By Odunewu Segun
Nigeria’s top five banks, Zenith, UBA, GTB, Access and FBN Holdings made a combined N1.4 trillion in interest income for the first 9 months of the 2017, compared to N1.1 trillion in the same period in 2015.
The 2017 9 months results of the five banks, National Daily gathered, also showed a combined earnings of about N451.8 billion from treasury bills and government bonds, compared to N270 billion earned same period in 2016.
In summary, 33% of bank interest income was from Treasury Bills and Government Bonds compared to 25% in the same period in 2016.
FBN Holdings reported that it earned N356 billion in interest income in the first 9 months of the year out of which N120 billion was from income in government securities. The bank earned N74 billion in income from government securities the same period last year representing a N50 billion bump.
UBA also reported an interest income of N238 billion for the same period, of which N82 billion was made from interest earned from treasury bills and bonds. A N19 billion increase from the N63 billion it earned the previous year. A total of N47 billion was earned from treasury bills compared to N20 billion a year earlier. About N35.7 billion was earned from government bonds.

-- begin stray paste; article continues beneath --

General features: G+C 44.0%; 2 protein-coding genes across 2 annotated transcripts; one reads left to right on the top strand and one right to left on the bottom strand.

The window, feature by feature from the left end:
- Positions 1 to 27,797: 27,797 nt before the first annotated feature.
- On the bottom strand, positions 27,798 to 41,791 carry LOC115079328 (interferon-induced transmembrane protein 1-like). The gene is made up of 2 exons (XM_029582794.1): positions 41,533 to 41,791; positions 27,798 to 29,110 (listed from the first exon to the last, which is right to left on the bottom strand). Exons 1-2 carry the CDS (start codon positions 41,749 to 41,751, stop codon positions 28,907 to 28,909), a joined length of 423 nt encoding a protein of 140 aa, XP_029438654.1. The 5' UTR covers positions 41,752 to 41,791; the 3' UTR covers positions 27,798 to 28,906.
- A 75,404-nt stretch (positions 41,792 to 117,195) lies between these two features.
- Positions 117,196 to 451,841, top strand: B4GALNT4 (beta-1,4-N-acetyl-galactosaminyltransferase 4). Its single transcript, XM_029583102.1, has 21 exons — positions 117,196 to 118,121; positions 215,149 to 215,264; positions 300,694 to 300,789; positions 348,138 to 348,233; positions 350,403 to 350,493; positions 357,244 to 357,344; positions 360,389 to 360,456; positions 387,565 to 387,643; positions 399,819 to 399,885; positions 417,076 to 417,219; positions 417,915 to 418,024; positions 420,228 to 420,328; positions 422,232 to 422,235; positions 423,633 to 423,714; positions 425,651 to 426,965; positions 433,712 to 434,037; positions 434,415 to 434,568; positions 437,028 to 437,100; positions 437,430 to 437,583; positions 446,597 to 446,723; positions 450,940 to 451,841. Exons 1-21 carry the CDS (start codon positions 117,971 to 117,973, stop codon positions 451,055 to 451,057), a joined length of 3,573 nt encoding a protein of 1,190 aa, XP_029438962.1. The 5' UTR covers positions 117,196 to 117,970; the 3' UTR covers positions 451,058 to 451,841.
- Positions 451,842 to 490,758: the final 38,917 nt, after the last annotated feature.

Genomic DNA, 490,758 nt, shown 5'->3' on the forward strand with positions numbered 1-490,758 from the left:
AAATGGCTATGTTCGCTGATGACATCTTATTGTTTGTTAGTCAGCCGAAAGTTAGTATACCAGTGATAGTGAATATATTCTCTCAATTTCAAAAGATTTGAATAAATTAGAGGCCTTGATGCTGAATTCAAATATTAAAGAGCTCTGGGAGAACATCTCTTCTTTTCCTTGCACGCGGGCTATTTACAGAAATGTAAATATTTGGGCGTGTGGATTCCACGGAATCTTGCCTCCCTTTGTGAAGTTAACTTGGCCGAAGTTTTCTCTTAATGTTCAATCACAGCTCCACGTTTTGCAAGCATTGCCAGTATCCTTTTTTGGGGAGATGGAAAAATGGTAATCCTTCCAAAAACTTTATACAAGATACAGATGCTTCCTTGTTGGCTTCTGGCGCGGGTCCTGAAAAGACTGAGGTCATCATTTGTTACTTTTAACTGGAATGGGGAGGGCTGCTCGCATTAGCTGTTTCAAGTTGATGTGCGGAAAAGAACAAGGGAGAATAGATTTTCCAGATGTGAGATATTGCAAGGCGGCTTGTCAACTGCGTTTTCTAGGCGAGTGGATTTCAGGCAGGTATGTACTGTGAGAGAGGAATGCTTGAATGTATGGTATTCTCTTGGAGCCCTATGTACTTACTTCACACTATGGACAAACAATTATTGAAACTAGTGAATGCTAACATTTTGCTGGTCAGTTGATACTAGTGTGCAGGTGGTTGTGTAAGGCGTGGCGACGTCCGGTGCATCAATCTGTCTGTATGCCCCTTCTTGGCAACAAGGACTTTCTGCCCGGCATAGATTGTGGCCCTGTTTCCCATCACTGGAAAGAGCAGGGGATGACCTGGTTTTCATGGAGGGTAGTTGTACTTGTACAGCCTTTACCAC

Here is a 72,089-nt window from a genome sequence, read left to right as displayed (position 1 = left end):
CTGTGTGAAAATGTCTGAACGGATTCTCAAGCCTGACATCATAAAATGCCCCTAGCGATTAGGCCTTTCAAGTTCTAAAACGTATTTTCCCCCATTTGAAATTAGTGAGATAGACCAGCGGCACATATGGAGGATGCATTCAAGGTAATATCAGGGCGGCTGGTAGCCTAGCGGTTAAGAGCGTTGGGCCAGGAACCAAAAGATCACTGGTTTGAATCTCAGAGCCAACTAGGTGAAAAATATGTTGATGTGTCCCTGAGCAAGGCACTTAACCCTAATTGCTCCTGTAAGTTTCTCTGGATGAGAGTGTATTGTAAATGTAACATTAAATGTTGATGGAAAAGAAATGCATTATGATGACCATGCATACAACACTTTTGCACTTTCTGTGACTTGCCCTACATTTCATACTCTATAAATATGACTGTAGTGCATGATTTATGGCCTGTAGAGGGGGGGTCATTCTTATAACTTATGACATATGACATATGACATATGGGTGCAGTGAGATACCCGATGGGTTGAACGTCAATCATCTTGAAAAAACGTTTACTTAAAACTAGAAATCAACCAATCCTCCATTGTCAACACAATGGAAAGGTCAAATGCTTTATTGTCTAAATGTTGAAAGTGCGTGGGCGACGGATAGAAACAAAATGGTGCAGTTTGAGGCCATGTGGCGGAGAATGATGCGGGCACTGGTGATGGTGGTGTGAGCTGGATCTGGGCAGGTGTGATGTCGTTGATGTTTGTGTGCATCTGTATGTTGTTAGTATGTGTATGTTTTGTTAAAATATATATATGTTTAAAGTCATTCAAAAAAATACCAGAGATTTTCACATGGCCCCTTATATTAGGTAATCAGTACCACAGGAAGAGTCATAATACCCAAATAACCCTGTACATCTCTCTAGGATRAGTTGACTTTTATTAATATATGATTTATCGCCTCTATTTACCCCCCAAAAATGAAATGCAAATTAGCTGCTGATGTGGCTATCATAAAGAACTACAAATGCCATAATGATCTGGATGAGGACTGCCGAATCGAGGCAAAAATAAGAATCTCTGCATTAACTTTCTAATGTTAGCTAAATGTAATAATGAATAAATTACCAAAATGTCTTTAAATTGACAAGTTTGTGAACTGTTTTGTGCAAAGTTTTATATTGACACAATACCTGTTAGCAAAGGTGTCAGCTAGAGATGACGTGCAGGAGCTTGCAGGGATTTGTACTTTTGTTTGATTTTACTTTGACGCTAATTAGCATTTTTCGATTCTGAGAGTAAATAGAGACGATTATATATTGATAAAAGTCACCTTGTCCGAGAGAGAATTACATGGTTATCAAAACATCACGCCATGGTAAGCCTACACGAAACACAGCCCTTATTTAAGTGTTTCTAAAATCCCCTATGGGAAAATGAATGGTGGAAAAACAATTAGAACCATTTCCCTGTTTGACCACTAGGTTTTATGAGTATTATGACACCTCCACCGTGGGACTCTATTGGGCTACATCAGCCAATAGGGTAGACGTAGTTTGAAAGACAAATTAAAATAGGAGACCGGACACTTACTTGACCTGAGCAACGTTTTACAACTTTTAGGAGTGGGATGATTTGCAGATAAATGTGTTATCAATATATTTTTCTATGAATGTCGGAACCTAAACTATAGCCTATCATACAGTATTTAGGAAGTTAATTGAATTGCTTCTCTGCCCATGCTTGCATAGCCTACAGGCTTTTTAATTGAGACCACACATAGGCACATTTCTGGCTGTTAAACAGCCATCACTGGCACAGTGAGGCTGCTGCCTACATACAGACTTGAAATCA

Guaranty Trust Bank (GT Bank) made N75.8 billion from interest in investment securities, of the N248 billion it has made in interest income for. This compares to the N36 billion earned the same period in 2016, while Access Bank reported an interest income of N240 billion, of which N57 billion was made from investment securities, compared to the N32.7 billion reported the same period in 2016.
Zenith, in its financial statement, earned N84 billion as income from treasury bills, and N32 billion as interest on government bonds, of the N361 billion it has earned as interest income so far this year.
This contrasts to the N37.3 billion and N38.4 billion earned in Treasury Bills and FGN Bonds respectively in the same period in 2016. The bank also earned another N34 billion in treasury bills trading income making it the top earner from government securities.
In 2017, Nigerian banks increased purchase of government securities against increasing loans to the private sector.
Government securities have offered yields in excess of 18% for the year as government increases reliance on local borrowing to fund the Federal Budget as well as plug its deficit. Government is now considering borrowing in cheaper foreign currency and reducing its more expensive local debts.